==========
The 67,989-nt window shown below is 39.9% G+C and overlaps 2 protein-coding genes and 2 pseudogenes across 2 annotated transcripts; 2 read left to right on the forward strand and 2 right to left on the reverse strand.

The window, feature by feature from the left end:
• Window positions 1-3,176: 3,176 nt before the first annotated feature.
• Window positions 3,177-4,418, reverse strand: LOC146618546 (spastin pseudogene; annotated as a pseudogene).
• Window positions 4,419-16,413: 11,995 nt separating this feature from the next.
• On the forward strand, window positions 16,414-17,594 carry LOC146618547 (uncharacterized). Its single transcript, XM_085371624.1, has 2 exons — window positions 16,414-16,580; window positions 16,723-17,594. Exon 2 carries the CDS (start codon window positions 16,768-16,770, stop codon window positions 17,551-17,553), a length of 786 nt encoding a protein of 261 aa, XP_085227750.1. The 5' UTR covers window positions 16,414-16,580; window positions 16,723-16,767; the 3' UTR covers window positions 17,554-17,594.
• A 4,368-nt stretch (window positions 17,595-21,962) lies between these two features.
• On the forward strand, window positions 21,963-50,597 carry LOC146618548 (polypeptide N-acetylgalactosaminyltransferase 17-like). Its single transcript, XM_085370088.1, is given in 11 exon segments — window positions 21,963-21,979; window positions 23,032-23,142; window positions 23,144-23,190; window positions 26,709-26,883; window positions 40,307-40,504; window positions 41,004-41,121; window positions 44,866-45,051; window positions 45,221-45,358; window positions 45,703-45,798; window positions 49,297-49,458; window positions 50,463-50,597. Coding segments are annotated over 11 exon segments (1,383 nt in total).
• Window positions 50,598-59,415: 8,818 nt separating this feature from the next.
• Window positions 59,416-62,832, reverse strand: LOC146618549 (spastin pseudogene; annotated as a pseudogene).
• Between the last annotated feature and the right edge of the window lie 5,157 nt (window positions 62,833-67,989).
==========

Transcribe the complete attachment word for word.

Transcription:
The 67,989-nt window shown below is 39.9% G+C and overlaps 2 protein-coding genes and 2 pseudogenes across 2 annotated transcripts; 2 read left to right on the forward strand and 2 right to left on the reverse strand.

The window, feature by feature from the left end:
• Window positions 1-3,176: 3,176 nt before the first annotated feature.
• Window positions 3,177-4,418, reverse strand: LOC146618546 (spastin pseudogene; annotated as a pseudogene).
• Window positions 4,419-16,413: 11,995 nt separating this feature from the next.
• On the forward strand, window positions 16,414-17,594 carry LOC146618547 (uncharacterized). Its single transcript, XM_085371624.1, has 2 exons — window positions 16,414-16,580; window positions 16,723-17,594. Exon 2 carries the CDS (start codon window positions 16,768-16,770, stop codon window positions 17,551-17,553), a length of 786 nt encoding a protein of 261 aa, XP_085227750.1. The 5' UTR covers window positions 16,414-16,580; window positions 16,723-16,767; the 3' UTR covers window positions 17,554-17,594.
• A 4,368-nt stretch (window positions 17,595-21,962) lies between these two features.
• On the forward strand, window positions 21,963-50,597 carry LOC146618548 (polypeptide N-acetylgalactosaminyltransferase 17-like). Its single transcript, XM_085370088.1, is given in 11 exon segments — window positions 21,963-21,979; window positions 23,032-23,142; window positions 23,144-23,190; window positions 26,709-26,883; window positions 40,307-40,504; window positions 41,004-41,121; window positions 44,866-45,051; window positions 45,221-45,358; window positions 45,703-45,798; window positions 49,297-49,458; window positions 50,463-50,597. Coding segments are annotated over 11 exon segments (1,383 nt in total).
• Window positions 50,598-59,415: 8,818 nt separating this feature from the next.
• Window positions 59,416-62,832, reverse strand: LOC146618549 (spastin pseudogene; annotated as a pseudogene).
• Between the last annotated feature and the right edge of the window lie 5,157 nt (window positions 62,833-67,989).